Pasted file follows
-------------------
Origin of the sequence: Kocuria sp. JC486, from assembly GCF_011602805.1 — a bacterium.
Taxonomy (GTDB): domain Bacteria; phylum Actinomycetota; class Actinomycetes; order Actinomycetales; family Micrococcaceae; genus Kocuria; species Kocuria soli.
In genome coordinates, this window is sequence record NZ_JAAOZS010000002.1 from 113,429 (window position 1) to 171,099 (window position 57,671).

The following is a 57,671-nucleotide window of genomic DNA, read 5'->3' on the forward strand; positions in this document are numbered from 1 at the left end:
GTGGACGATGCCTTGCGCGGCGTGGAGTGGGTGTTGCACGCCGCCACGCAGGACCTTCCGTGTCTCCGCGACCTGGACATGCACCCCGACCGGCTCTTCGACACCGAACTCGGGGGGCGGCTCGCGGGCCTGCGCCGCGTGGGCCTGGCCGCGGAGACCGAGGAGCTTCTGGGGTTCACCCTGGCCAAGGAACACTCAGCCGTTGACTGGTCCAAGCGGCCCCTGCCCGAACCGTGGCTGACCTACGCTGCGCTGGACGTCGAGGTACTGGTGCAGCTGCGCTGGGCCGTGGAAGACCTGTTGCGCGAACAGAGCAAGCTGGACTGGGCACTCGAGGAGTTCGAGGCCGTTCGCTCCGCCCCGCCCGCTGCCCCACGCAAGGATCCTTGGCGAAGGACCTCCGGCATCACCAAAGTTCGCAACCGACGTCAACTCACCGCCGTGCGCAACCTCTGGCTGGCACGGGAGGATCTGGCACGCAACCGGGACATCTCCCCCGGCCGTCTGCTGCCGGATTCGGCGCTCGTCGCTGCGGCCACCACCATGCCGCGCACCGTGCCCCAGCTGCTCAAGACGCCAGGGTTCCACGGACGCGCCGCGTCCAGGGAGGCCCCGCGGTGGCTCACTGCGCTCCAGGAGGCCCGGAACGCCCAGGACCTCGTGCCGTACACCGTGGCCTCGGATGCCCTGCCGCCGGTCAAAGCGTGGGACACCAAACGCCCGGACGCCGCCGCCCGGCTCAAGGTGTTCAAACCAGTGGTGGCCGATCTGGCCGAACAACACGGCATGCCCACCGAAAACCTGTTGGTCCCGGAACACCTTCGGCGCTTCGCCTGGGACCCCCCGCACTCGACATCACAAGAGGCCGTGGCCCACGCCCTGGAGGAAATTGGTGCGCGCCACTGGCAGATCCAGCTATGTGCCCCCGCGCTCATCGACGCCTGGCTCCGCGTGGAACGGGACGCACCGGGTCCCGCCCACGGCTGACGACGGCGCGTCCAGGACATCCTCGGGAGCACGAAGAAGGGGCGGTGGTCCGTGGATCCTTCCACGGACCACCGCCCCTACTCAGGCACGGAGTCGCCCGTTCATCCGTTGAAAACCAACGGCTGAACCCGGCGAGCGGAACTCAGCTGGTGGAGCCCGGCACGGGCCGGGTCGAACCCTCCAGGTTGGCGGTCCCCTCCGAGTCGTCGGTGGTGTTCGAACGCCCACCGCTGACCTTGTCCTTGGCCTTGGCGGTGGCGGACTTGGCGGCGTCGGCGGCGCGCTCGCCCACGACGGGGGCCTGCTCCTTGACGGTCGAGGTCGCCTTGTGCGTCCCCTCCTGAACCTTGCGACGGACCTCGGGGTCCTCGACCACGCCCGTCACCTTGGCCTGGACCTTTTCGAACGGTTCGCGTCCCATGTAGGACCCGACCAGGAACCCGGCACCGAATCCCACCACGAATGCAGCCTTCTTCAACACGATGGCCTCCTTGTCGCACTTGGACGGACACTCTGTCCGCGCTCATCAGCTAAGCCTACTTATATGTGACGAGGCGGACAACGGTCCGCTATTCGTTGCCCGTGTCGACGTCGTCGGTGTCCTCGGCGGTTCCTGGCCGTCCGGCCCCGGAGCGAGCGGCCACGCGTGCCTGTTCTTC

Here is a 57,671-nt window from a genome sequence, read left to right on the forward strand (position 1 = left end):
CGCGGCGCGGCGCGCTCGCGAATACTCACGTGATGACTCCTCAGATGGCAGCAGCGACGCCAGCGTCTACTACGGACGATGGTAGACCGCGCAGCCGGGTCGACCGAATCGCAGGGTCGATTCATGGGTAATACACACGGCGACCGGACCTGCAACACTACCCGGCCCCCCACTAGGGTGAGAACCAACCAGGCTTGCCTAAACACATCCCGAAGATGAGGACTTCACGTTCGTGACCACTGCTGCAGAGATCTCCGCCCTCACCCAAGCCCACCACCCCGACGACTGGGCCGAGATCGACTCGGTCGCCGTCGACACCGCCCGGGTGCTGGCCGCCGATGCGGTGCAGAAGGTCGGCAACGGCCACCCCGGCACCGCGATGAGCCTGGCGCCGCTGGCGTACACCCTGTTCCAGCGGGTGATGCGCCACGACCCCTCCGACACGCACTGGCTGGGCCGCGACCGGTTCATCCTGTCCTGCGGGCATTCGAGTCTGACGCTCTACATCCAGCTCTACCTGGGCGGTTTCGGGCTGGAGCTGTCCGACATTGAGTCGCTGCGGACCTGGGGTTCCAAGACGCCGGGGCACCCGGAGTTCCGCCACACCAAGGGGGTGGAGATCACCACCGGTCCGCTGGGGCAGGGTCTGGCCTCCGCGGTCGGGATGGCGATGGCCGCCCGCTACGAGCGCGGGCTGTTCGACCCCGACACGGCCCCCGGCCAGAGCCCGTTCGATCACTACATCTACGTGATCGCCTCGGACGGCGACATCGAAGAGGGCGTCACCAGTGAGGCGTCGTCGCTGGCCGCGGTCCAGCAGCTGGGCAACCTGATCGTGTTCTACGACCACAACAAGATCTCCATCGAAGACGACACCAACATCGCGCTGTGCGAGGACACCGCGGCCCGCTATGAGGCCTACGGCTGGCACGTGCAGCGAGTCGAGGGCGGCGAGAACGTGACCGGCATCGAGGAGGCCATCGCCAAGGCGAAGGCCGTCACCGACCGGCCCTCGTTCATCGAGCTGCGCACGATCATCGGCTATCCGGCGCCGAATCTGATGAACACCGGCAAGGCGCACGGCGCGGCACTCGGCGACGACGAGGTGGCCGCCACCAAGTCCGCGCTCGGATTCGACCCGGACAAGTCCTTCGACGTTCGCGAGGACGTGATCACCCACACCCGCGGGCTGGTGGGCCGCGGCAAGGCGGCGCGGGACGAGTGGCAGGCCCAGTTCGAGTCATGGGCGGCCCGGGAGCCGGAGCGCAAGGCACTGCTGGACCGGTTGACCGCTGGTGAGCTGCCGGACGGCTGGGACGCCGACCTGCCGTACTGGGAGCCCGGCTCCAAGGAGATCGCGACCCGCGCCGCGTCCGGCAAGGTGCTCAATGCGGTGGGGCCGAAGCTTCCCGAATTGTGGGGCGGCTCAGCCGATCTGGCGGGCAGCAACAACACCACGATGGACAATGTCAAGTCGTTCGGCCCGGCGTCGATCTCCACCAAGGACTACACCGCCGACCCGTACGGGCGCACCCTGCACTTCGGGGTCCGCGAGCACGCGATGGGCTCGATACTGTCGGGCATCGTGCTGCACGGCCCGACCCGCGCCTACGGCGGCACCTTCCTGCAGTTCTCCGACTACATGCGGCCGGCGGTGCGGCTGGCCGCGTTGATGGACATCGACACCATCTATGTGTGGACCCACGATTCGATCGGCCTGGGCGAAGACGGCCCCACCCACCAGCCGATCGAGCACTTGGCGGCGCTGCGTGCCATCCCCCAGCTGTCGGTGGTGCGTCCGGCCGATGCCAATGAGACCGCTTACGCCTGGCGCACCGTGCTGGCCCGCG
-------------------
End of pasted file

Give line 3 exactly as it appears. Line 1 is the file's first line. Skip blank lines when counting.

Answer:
In genome coordinates, this window is sequence record NZ_JAAOZS010000002.1 from 113,429 (window position 1) to 171,099 (window position 57,671).